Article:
What a week, my runs, for the most part, went well. My weekly mileage has been good, and I’m happy to get the running distance in. I was bummed I didn’t have the time to swim, but with travel, cross-training didn’t work out.  I’ve mentioned before, but swimming will always be there, and I’m not competing in swimming, so there isn’t a point to make myself miserable to get to the pool.

Workout Wednesday: 4X1 mile

I got to run with my fast friend, Skip. Originally we had planned the track, but it was completely occupied, and there was no way to get on. We decided to head to a local paved path which worked out well, and I had my best workout in a long time.

Since Big Cottonwood Marathon is a downhill race, the race says “a speedy downhill slope,” I opted for 6 miles in the afternoon on the treadmill. I set my treadmill on a decline and run for an hour to get my quads adjusted to that. After running Phoenix and not being prepared appropriately, I asked for training tips for Big Cottonwood. Runnin downhill should have been a no brainer, but I’m glad someone suggested it.

Mt. Sneffels Half Marathon 1:33.58:

I’ll have a full recap this week, but I had no plans for the Mt. Sneffels Half Marathon other than to run smart. I took out the race very easy (for a race), and my first mile was 7:37. I didn’t know how I would feel. Looking back, I probably could have taken it out faster, but I haven’t done a road half marathon at altitude (I raced the trail Copper Mountain 25k last year).

The race itself is mostly on gravel, and it was one of the most beautiful races I’ve ever run. It’s a remarkably beautiful road race, and I would recommend it to anyone. I was able to negative split the race. Around mile 10.5 was the hardest hill I’ve ever climbed. It was a steep 300-foot climb in about a quarter of a mile. I found myself extremely winded for the rest of mile 10 and 11. I’m happy with the race, and afterward, I ran an extra 7 miles to get in 20 miles. I wouldn’t have done that, but that’s marathon training for you. For Big Cottonwood Marathon, all of my 20 milers will be on race day, and I appreciate that (but it does not make it any easier when it’s time to run after the race).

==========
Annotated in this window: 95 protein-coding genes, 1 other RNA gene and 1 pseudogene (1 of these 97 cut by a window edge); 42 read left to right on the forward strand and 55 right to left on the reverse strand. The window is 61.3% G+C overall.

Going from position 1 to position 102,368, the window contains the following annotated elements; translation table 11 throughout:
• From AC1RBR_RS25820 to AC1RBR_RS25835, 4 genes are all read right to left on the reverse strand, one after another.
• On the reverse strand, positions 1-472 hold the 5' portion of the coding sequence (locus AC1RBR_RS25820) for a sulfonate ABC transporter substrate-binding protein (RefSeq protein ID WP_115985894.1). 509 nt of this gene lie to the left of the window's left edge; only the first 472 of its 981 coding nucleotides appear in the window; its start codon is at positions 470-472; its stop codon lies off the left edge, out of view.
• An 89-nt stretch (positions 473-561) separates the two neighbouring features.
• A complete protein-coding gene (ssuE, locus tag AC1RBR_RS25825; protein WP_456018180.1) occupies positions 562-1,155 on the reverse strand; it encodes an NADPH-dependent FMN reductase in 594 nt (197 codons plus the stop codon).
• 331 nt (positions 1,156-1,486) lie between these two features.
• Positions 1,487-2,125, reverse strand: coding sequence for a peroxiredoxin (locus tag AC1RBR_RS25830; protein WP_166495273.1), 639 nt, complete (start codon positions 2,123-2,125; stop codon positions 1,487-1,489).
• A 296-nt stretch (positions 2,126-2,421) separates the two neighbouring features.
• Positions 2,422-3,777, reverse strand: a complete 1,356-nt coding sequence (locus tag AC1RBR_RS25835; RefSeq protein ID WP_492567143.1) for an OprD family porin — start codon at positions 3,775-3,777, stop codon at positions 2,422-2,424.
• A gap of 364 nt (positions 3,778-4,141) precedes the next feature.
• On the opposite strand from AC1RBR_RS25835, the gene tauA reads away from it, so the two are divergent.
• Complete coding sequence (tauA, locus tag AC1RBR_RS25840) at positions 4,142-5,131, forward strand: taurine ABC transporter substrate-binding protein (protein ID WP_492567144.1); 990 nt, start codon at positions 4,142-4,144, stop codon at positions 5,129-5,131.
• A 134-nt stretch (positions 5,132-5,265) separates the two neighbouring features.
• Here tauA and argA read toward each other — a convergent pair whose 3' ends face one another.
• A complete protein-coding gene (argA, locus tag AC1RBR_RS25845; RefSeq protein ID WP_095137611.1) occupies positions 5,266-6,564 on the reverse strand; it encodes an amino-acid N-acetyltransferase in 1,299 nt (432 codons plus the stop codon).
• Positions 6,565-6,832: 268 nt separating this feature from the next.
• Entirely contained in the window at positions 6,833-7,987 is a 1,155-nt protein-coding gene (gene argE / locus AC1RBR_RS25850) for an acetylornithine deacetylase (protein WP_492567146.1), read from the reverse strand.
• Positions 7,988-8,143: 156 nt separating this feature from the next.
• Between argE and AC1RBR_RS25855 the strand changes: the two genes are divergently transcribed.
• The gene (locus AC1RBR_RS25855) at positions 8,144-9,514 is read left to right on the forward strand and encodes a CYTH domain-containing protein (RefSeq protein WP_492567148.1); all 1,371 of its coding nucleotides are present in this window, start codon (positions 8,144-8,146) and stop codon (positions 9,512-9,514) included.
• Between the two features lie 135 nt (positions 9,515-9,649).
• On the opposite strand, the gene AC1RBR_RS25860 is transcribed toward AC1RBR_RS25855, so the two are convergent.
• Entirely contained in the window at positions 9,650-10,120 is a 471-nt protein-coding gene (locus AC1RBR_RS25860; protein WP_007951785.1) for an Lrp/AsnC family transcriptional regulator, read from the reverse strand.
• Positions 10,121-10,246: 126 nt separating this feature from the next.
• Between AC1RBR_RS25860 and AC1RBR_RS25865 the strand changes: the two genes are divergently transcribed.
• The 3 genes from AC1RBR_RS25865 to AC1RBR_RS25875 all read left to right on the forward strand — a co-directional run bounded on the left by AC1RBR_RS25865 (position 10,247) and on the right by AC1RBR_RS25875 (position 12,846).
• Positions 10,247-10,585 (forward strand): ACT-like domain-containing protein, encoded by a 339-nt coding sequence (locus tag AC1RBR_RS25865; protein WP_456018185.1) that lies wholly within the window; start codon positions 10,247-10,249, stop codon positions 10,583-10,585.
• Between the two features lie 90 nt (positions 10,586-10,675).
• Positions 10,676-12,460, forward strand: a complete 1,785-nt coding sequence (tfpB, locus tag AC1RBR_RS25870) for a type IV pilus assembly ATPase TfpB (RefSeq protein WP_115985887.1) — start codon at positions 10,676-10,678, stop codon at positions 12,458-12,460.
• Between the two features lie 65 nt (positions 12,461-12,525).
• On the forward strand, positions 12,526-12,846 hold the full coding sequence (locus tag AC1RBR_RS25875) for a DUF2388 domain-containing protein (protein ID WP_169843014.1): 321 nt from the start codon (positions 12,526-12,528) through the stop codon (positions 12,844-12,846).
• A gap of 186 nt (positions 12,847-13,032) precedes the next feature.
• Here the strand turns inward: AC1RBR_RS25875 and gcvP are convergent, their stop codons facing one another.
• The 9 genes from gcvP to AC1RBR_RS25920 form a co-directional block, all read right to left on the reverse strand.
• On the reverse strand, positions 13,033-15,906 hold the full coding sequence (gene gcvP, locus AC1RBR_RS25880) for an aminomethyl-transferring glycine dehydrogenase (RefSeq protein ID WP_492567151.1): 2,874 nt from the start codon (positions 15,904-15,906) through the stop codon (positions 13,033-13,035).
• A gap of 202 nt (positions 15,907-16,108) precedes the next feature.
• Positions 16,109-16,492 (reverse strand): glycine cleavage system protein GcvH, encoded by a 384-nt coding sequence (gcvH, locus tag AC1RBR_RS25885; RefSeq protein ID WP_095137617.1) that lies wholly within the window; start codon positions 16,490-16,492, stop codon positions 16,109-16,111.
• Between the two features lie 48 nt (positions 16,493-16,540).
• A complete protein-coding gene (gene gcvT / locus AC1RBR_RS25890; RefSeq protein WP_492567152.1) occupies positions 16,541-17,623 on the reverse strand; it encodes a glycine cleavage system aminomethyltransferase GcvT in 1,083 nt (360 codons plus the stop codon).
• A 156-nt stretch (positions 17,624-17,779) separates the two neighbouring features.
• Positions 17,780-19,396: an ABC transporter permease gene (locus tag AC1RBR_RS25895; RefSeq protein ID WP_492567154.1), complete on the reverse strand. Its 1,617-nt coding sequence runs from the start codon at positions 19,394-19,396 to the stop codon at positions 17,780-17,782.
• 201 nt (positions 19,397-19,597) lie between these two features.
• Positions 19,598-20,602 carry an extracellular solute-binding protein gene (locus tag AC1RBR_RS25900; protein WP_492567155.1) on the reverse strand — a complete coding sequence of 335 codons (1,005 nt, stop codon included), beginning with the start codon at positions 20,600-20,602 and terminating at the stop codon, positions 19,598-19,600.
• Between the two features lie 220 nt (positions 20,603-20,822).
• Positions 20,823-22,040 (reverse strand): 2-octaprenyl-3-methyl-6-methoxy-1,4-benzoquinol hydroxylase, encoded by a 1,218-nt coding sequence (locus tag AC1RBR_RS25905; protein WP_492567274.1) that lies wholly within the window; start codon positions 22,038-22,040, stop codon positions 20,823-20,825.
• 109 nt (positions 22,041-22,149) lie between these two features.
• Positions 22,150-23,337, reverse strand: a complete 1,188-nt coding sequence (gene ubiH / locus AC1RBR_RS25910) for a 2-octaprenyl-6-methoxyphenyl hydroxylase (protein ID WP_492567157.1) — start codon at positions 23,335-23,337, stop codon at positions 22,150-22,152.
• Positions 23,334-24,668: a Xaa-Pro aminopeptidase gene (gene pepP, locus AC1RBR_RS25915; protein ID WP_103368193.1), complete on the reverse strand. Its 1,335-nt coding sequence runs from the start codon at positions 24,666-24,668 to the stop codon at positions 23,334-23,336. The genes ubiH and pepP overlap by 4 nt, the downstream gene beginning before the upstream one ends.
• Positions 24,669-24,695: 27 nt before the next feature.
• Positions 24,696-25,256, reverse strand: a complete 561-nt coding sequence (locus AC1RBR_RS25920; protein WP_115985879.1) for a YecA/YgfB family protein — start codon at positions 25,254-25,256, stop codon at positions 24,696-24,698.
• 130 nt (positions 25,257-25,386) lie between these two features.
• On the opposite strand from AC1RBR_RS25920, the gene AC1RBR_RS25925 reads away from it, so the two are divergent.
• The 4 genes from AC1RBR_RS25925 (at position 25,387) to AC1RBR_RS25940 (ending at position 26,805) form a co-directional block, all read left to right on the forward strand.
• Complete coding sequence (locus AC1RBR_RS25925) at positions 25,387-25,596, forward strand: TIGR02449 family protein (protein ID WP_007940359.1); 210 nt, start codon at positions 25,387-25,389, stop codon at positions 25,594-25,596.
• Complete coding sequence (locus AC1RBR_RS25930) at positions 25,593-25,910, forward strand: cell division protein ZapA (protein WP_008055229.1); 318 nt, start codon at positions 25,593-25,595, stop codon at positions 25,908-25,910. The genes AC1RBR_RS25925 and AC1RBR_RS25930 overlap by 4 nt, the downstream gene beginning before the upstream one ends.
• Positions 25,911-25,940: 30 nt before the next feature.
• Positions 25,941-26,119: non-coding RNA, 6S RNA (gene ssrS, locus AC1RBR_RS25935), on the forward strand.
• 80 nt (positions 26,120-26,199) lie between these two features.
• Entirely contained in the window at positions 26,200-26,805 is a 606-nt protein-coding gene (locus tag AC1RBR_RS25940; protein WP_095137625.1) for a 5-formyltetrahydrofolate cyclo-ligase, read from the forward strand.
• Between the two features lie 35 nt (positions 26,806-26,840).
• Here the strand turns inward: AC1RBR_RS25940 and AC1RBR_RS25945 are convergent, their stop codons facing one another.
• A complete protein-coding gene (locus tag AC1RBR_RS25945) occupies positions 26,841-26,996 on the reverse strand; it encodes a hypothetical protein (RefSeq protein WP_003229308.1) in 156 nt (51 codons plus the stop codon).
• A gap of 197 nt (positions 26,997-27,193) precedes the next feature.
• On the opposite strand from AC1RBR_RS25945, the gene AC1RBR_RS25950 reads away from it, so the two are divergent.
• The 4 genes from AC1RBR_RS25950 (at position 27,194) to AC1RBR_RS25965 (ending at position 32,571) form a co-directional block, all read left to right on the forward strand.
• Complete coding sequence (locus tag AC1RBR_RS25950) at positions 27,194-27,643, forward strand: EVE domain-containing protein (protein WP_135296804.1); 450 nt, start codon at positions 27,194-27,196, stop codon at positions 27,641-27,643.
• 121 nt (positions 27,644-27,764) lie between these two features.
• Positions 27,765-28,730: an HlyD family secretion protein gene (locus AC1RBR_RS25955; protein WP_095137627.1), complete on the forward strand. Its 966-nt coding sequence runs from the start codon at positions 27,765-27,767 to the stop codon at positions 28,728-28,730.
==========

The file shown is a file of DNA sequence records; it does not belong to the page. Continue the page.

In all, I’m happy with the week of training. It’s hard to believe the Big Cottonwood Marathon is less than a month away.  My goal has always been to get to Salt Lake City and the start line healthy. My marathon training plan has been just to stay healthy and run smart. I’m running enough miles per week to feel prepared without being overcooked when it’s time to run 26.2 miles.

Posts from the Week:

Hiking Cheesequake State Park

Hoka One One Rincon Shoe Review

Asbury Park Sheehan Classic 5k (20:04)

Finally, have you subscribed to the LOLZletter? It’s a free newsletter that comes out each Monday. In the newsletter, I share running industry trends and things relevant to the sport. 

Questions for you:

Have you run at altitude?

What is the most beautiful race you’ve run?